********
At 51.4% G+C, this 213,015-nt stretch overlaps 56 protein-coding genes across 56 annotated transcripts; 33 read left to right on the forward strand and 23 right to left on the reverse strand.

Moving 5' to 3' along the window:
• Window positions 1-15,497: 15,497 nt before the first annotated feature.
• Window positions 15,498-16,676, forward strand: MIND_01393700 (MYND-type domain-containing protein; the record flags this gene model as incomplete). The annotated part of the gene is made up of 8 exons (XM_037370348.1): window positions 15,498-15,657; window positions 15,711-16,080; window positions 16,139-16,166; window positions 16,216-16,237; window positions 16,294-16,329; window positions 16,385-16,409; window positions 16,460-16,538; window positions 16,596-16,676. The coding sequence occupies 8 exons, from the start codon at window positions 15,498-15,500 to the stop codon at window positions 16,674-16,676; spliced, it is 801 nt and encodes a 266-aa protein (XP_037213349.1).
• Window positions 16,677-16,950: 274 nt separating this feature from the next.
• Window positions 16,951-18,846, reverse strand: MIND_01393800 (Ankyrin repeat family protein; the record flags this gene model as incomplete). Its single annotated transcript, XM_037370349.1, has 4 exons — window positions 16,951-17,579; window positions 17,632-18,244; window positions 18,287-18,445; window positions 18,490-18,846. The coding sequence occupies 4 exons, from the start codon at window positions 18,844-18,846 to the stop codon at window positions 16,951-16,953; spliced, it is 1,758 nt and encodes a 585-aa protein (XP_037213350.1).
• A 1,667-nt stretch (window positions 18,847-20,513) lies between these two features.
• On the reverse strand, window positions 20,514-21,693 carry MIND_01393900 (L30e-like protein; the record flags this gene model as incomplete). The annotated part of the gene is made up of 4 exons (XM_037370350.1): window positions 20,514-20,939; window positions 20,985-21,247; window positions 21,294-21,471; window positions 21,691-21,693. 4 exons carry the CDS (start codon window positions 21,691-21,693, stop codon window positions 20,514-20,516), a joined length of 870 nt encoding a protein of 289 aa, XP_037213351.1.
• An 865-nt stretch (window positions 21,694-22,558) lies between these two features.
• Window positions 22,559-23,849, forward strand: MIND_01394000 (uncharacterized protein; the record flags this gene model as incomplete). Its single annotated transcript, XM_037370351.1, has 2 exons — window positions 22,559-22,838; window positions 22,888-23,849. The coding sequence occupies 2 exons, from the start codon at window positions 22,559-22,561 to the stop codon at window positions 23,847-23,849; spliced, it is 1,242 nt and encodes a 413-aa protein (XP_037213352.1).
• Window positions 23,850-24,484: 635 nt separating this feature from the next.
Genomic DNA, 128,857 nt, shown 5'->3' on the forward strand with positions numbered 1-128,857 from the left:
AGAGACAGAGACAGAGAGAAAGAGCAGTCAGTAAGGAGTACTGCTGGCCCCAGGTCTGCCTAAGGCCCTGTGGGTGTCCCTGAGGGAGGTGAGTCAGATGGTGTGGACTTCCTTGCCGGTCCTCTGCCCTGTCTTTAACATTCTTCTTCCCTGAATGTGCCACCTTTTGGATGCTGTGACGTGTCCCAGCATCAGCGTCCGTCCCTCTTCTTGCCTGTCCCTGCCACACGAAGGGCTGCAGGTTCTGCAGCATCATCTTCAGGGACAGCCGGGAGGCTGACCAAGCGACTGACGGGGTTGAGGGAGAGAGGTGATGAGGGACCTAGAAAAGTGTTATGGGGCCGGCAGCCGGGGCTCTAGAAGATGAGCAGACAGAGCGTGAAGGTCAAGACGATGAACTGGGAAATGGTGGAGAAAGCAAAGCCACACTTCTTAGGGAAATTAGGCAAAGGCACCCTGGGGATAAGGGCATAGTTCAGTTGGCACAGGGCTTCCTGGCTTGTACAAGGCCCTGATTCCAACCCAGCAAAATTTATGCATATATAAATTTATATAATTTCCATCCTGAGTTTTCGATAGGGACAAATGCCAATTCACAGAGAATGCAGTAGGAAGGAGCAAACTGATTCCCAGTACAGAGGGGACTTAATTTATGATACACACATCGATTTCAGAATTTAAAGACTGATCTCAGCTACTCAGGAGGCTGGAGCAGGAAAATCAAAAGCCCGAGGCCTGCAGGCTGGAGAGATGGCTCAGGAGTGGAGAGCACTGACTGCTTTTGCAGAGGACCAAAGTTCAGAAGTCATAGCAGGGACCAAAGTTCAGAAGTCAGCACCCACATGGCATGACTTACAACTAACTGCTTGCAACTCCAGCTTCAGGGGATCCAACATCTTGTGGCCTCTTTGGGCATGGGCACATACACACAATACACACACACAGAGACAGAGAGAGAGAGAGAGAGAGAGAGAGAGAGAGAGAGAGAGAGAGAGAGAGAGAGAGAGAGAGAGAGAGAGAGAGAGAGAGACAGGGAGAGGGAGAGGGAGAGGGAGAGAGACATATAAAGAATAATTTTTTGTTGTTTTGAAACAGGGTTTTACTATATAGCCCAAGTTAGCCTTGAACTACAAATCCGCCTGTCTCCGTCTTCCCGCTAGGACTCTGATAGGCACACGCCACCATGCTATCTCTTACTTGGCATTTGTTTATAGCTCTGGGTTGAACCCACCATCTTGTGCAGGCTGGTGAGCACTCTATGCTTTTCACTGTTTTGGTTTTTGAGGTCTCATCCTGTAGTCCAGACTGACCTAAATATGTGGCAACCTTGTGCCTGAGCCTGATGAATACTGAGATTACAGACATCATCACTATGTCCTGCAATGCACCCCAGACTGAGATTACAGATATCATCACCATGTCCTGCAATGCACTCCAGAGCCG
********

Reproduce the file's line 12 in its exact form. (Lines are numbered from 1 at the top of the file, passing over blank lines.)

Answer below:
Genomic DNA, 128,857 nt, shown 5'->3' on the forward strand with positions numbered 1-128,857 from the left: